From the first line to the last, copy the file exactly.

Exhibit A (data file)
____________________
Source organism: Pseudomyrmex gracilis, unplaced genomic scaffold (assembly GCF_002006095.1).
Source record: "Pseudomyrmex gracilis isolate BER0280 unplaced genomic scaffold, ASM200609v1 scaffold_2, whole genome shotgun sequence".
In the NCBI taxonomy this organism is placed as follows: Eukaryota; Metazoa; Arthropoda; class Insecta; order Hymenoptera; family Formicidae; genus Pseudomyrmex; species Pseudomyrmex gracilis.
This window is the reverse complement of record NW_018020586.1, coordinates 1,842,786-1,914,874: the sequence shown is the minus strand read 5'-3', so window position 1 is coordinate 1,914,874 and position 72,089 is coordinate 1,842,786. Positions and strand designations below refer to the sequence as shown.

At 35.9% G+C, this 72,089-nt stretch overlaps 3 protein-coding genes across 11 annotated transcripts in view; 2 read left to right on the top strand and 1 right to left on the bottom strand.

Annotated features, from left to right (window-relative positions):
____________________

Source organism: Pseudomyrmex gracilis, unplaced genomic scaffold (assembly GCF_002006095.1).
Source record: "Pseudomyrmex gracilis isolate BER0280 unplaced genomic scaffold, ASM200609v1 scaffold_2, whole genome shotgun sequence".
In the NCBI taxonomy this organism is placed as follows: Eukaryota; Metazoa; Arthropoda; class Insecta; order Hymenoptera; family Formicidae; genus Pseudomyrmex; species Pseudomyrmex gracilis.
This window is the reverse complement of record NW_018020586.1, coordinates 1,842,786-1,914,874: the sequence shown is the minus strand read 5'-3', so window position 1 is coordinate 1,914,874 and position 72,089 is coordinate 1,842,786. Positions and strand designations below refer to the sequence as shown.

At 35.9% G+C, this 72,089-nt stretch overlaps 3 protein-coding genes across 11 annotated transcripts in view; 2 read left to right on the top strand and 1 right to left on the bottom strand.

Annotated features, from left to right (window-relative positions):